• Environment: Determine the best environment for you and try to maintain it. You might need absolute quiet or a bit of background noise.
  • Mental exercises: Puzzles, meditation, anything that teaches focus.
  • Self-compassion. It’s easy to hate ourselves for certain qualities. Also, we tend to be more emotional, and our brains amplify situations. Not everyone with ADHD will do this. There are different types of ADHD that affect different parts of the brain. Every human on the planet benefits from self-compassion and love.

I have a whole system that I called PRIMED for bringing ADHD into balance. I created it based on my own needs, and I’ve helped others. (Contact me to learn more!)

Remember, ADHD is a brain health issue. A healthy brain is vital. Medications work on the symptoms, but you need to keep your brain healthy, just like your body. Keep yourself healthy rather than deal with it when you already feel like crap. Furthermore, a healthy body helps maintain a healthy brain.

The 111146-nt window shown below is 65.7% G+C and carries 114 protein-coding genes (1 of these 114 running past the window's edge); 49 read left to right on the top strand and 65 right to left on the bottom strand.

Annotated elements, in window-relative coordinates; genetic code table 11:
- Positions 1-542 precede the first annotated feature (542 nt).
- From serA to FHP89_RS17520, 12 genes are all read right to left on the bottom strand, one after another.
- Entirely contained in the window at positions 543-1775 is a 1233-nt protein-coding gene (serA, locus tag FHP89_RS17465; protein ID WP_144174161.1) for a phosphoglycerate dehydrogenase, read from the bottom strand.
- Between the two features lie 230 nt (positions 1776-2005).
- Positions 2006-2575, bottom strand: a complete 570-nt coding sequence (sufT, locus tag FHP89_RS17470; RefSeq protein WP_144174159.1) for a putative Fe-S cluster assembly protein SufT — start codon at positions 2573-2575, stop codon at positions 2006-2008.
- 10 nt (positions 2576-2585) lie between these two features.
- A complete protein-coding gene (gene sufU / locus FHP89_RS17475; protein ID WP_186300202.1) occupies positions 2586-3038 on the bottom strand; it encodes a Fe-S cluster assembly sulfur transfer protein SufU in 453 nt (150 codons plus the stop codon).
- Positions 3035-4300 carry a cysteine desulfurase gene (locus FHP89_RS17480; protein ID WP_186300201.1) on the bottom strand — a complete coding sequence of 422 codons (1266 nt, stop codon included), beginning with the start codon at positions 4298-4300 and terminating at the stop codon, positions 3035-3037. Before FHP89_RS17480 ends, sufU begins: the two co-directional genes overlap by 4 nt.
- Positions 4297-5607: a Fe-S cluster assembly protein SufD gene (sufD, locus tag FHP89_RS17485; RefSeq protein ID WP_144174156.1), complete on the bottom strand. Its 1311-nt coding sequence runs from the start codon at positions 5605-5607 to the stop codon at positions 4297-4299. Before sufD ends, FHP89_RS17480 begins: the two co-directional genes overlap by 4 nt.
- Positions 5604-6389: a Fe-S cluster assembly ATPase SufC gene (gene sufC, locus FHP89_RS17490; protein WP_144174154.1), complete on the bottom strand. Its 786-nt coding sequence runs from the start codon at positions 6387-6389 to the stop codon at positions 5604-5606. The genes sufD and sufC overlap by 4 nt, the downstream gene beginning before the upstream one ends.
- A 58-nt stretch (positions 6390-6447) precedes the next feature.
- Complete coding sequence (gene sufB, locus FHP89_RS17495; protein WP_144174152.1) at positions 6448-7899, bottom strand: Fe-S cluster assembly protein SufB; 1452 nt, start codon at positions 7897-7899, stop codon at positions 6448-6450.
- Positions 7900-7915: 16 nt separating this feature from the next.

Seek out the two books I mentioned above. Also, check out Daniel Amen’s website and his books about ADHD. These are the three resources that have had the most significant impact on me.

Bonus tip for my blogs: I find that my most focused, productive days begin with a morning run, followed by a big glass of water (at least a half litre), and then a coffee blended with coconut milk (good fat) and Four Sigmatic Lion’s Mane Elixer. The tagline for this product: “Like a hug for your brain”. Sometimes I double-fist coffee and a protein-packed smoothie. Want to try the Lion’s Mane Elixer? Click that link and you’ll be given 10% off. If you don’t see the 10% off at checkout, enter code loveyourbrain. (Affiliate link.)